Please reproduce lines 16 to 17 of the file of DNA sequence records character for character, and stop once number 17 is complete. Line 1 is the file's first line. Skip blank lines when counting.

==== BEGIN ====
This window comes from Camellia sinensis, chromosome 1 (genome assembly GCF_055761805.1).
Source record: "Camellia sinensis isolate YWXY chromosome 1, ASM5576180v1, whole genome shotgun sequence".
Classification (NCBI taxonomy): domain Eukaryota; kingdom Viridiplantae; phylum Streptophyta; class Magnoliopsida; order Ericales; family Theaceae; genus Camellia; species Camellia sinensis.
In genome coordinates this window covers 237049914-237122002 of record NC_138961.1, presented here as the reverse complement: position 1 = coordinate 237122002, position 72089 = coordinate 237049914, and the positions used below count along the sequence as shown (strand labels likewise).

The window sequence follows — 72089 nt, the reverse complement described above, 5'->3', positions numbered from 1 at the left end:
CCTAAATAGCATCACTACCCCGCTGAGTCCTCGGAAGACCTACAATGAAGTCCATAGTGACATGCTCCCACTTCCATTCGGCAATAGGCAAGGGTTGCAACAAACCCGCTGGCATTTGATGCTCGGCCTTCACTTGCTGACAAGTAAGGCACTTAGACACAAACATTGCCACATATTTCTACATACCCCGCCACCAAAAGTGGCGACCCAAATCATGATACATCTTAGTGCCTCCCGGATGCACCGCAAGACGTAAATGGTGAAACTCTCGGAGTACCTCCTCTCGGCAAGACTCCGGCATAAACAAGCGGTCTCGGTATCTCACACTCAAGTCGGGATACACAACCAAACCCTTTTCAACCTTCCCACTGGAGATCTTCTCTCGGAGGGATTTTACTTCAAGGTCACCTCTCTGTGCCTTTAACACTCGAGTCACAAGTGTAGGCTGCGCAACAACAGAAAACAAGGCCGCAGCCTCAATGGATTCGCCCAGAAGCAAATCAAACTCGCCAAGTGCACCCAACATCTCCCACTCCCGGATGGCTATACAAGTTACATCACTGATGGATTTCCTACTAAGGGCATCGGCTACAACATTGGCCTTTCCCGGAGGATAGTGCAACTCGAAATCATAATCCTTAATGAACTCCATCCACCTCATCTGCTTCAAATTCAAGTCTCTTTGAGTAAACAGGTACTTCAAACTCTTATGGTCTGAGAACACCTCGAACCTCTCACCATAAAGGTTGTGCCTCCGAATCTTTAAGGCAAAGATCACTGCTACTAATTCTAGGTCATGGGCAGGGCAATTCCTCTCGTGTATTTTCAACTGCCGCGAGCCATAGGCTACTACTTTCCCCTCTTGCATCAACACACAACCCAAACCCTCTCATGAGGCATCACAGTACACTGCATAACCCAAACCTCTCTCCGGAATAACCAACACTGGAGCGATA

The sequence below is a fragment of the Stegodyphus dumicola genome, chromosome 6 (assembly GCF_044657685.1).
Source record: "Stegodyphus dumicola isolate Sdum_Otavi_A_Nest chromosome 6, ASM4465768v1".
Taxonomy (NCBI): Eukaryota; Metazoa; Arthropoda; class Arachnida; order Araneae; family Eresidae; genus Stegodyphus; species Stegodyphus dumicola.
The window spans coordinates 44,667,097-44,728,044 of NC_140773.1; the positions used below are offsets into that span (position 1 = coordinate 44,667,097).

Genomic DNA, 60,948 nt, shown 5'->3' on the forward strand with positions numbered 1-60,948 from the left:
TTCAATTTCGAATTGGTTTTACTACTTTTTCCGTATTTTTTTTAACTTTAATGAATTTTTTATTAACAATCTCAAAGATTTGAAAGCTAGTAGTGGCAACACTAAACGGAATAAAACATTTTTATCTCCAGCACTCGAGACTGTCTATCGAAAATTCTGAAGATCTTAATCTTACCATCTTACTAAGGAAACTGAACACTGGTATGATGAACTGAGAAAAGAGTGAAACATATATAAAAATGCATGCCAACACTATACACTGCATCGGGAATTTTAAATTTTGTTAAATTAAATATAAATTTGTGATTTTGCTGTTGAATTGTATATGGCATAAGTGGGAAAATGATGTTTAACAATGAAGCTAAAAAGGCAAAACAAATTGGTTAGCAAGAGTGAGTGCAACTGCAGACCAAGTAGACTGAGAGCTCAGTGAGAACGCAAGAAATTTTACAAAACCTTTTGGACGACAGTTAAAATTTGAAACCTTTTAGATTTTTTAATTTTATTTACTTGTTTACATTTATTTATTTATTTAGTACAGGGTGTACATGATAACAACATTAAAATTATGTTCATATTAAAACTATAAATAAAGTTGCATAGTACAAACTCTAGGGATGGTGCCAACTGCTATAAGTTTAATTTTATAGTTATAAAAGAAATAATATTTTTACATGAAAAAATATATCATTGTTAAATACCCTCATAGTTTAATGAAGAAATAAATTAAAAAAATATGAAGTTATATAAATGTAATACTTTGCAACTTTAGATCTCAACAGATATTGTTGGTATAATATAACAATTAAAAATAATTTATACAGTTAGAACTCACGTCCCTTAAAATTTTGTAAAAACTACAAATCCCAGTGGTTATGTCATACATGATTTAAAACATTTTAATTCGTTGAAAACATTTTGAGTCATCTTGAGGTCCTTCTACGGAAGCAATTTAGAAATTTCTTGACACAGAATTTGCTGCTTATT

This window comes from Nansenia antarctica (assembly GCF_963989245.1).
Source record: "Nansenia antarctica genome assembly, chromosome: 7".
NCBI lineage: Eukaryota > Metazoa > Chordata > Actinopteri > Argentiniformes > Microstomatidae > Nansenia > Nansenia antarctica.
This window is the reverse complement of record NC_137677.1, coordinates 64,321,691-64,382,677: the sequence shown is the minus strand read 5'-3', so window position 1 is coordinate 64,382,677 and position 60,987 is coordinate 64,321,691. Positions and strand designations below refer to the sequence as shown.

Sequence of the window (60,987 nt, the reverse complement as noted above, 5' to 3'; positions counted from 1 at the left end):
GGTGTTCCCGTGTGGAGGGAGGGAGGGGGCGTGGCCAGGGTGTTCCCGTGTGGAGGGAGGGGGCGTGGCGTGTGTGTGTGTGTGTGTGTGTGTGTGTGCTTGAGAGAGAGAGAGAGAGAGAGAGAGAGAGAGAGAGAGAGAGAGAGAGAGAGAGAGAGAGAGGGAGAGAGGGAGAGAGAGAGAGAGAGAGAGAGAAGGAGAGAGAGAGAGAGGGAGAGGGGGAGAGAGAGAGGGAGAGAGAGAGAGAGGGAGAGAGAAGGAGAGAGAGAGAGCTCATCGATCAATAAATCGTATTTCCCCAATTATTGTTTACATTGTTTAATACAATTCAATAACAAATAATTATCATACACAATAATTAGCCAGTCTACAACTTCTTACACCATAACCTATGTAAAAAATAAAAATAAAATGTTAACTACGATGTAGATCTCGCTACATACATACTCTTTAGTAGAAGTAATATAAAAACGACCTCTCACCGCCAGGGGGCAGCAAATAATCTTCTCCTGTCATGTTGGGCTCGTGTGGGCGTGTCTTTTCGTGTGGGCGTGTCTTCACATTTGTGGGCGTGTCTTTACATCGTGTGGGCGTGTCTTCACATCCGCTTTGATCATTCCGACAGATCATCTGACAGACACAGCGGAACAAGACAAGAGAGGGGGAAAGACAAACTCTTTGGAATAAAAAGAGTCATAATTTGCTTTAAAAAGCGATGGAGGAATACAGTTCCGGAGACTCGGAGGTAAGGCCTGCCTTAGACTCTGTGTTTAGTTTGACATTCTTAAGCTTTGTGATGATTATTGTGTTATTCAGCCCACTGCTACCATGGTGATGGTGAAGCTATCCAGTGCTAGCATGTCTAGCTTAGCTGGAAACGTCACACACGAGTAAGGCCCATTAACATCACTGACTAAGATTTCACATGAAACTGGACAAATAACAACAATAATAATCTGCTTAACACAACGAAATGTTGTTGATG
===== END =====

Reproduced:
This window is the reverse complement of record NC_137677.1, coordinates 64,321,691-64,382,677: the sequence shown is the minus strand read 5'-3', so window position 1 is coordinate 64,382,677 and position 60,987 is coordinate 64,321,691. Positions and strand designations below refer to the sequence as shown.

Sequence of the window (60,987 nt, the reverse complement as noted above, 5' to 3'; positions counted from 1 at the left end):